A mysterious Gmail bug is putting a skull and crossbones emoji inside users’ inboxes. Hovering over the icon displays creepy messages like “Component Spy,” “Chat Spy,” and “Data Spy” — but it’s actually totally harmless, and Google is already working to fix it.
But if you went ahead and did it anyway, and now you’re looking for a way back, look no further. Despite what Apple says, iOS 7 can be downgraded to iOS 6 — and it’s pretty simple. Here’s how to do it in just two steps.
When I woke up this morning, I had a handful of emails waiting for me in my iCloud inbox, and alongside those was a series of delivery error notifications. There was one for every new email I had, and among all the mumbo-jumbo, they all said the same thing: “recipient is not a valid address.”
It’s the error you usually receive when you try to send an email to an address that doesn’t exist, and I know I’m not the only one who’s receiving them; over the course of the morning we’ve had a number of emails from readers who are seeing the same thing, and there are plenty of forum posts detailing the issue all over the web.
Several iOS device users are reporting an error message that reads, “mail service imap.gmail.com is not responding” today. They’re posting in Google’s Gmail product forum, and user SonaD, marked as a Google employee, has posted the following:
“We are aware of an issue where users are receiving an error that ‘”imap.gmail.com” is not responding’ when using IMAP on their computers, mobile devices, or tablets. We are currently working on resolving this issue.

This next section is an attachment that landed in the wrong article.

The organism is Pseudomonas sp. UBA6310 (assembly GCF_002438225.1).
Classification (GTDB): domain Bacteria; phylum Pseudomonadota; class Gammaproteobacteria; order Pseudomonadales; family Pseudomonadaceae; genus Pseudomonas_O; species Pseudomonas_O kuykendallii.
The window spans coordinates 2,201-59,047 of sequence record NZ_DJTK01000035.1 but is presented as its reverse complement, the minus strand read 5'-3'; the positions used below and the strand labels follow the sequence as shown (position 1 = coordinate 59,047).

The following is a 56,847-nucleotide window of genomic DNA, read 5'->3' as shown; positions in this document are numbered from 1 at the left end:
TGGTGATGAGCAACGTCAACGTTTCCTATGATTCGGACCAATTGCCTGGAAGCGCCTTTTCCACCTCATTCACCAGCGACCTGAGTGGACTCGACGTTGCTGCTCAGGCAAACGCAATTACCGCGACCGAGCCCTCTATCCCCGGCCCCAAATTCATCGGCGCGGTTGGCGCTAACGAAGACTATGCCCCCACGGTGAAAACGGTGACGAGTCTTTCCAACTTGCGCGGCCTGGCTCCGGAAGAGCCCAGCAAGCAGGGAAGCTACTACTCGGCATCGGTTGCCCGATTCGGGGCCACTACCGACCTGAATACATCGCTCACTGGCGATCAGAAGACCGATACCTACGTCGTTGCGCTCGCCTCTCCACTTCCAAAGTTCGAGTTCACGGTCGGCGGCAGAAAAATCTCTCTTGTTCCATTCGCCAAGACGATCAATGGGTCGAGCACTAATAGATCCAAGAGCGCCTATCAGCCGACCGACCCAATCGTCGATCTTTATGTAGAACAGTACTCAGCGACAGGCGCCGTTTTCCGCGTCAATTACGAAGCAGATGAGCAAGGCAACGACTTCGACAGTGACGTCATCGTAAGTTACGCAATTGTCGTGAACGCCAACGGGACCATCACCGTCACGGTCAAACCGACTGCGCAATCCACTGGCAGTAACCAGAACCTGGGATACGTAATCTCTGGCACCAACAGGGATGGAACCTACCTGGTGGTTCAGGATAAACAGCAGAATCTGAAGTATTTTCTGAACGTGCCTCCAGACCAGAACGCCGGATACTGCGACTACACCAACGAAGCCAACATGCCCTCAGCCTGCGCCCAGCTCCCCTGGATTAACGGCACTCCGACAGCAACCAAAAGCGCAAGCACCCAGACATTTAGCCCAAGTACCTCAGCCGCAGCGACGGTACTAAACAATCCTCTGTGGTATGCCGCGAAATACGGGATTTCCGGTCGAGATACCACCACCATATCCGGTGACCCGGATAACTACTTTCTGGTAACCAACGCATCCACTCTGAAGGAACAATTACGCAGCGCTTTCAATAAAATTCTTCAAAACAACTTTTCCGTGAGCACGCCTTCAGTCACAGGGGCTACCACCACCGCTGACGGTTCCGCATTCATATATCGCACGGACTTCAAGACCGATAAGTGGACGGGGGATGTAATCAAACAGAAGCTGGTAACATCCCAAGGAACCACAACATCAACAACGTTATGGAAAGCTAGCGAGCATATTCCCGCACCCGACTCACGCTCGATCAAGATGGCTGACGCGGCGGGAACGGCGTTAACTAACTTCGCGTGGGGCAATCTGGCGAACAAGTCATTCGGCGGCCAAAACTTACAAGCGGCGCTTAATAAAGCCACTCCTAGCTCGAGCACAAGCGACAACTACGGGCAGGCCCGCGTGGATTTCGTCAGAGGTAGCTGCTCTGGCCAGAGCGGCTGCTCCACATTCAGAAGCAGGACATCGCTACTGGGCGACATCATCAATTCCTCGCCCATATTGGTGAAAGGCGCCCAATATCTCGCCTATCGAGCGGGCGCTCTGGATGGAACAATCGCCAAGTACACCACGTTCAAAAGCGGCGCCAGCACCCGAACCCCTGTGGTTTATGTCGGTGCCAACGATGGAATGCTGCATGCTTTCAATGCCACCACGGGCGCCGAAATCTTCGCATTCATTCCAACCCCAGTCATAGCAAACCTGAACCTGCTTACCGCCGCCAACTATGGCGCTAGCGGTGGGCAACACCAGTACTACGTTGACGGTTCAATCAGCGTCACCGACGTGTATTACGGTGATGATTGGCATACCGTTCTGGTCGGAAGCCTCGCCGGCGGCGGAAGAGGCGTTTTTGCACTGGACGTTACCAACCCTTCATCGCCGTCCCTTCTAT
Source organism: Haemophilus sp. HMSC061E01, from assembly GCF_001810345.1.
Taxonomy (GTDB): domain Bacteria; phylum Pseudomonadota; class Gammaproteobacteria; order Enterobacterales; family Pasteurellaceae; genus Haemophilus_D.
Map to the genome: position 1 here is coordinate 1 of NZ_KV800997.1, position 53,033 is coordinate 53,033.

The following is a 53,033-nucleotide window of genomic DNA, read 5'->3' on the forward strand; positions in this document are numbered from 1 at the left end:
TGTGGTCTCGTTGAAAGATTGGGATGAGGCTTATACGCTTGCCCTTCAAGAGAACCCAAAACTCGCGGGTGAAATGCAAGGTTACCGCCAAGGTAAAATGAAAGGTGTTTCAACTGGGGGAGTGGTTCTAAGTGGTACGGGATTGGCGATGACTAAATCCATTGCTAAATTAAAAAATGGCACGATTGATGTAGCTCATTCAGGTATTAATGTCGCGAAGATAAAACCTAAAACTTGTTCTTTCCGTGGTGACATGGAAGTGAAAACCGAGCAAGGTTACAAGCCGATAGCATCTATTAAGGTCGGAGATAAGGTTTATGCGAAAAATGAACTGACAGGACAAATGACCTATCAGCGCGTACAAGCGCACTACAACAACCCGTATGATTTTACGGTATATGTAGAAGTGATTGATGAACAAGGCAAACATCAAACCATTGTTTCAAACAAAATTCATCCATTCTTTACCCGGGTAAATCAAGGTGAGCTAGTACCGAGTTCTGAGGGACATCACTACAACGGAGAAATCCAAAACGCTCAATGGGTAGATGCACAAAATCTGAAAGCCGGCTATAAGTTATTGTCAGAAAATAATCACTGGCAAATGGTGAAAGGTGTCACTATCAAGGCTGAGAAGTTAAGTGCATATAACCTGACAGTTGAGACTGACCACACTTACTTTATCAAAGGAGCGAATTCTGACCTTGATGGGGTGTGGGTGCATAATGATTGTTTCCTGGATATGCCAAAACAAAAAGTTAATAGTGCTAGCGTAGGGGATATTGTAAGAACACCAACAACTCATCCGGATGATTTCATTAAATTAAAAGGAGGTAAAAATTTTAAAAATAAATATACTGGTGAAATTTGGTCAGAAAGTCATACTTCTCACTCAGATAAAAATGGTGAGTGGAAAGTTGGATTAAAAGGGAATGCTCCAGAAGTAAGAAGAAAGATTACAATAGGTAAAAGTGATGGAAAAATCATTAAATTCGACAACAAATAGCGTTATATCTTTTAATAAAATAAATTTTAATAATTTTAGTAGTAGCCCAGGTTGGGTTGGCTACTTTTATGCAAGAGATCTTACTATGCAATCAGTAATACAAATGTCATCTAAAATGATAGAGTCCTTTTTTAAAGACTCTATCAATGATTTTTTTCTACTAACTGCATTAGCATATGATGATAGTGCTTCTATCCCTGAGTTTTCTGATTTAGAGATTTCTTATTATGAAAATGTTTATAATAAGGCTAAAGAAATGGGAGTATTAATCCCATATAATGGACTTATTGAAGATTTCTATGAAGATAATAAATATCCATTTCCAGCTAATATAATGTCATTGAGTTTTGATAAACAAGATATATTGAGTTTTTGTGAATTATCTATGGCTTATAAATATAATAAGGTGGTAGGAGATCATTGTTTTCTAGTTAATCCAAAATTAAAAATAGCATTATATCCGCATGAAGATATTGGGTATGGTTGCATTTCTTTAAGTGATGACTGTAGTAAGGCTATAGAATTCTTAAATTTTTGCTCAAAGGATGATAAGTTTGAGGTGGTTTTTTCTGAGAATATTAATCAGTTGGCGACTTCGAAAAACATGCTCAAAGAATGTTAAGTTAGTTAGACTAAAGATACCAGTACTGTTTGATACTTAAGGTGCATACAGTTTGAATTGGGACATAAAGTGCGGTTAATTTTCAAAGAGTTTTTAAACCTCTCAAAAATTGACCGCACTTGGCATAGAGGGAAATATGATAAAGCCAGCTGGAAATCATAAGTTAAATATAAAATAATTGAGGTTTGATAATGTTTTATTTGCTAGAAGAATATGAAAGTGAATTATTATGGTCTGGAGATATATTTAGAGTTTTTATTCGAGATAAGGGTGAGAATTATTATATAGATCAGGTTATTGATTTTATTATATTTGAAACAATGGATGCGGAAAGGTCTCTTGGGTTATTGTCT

Not all accounts are affected, so if you have multiple Gmail accounts, you may notice one works fine, while the other returns this error.
In the meantime, you can login to Gmail through your web browser (http://mail.google.com). On your phone or tablet, you can also use your device’s browser or if you’re on Android or iOS, you can download the Gmail application. I realize it’s not the way most of you want to get to your mail, but it will still allow you to get to your mail on both your computer or mobile devices.
Thank you again for your patience as we work on resolving this. We will update this post once I know all users are fixed.”
The advice above is echoed on the official Gmail support page, as well. Until it gets cleared up, use a web browser, mobile or otherwise.
Before every iOS app in the App Store began sending you push notifications — whether you want them or not — the best way to stay on top of your alerts was with Boxcar, a free app that delivers push notifications on behalf of a huge catalog of apps. In its App Store description, Boxcar boasts about delivering over 1 billion notifications since its debut in July 2009. But it seems the service may have finally ended.